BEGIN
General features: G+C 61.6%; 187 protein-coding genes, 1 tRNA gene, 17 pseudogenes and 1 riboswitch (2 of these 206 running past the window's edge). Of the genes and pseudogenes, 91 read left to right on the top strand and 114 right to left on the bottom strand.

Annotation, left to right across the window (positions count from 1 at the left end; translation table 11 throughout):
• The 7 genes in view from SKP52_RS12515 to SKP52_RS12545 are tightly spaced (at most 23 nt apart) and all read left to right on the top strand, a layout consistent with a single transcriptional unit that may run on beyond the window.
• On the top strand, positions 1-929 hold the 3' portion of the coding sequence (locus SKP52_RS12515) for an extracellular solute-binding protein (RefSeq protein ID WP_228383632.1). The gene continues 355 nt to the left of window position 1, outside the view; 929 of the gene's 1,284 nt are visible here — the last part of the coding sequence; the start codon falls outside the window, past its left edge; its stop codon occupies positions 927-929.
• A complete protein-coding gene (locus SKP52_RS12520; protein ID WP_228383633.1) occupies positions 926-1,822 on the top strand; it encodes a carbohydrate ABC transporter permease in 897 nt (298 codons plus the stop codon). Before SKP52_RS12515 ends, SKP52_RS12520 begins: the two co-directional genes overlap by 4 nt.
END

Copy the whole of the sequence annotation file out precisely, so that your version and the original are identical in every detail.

General features: G+C 61.6%; 187 protein-coding genes, 1 tRNA gene, 17 pseudogenes and 1 riboswitch (2 of these 206 running past the window's edge). Of the genes and pseudogenes, 91 read left to right on the top strand and 114 right to left on the bottom strand.

Annotation, left to right across the window (positions count from 1 at the left end; translation table 11 throughout):
• The 7 genes in view from SKP52_RS12515 to SKP52_RS12545 are tightly spaced (at most 23 nt apart) and all read left to right on the top strand, a layout consistent with a single transcriptional unit that may run on beyond the window.
• On the top strand, positions 1-929 hold the 3' portion of the coding sequence (locus SKP52_RS12515) for an extracellular solute-binding protein (RefSeq protein ID WP_228383632.1). The gene continues 355 nt to the left of window position 1, outside the view; 929 of the gene's 1,284 nt are visible here — the last part of the coding sequence; the start codon falls outside the window, past its left edge; its stop codon occupies positions 927-929.
• A complete protein-coding gene (locus SKP52_RS12520; protein ID WP_228383633.1) occupies positions 926-1,822 on the top strand; it encodes a carbohydrate ABC transporter permease in 897 nt (298 codons plus the stop codon). Before SKP52_RS12515 ends, SKP52_RS12520 begins: the two co-directional genes overlap by 4 nt.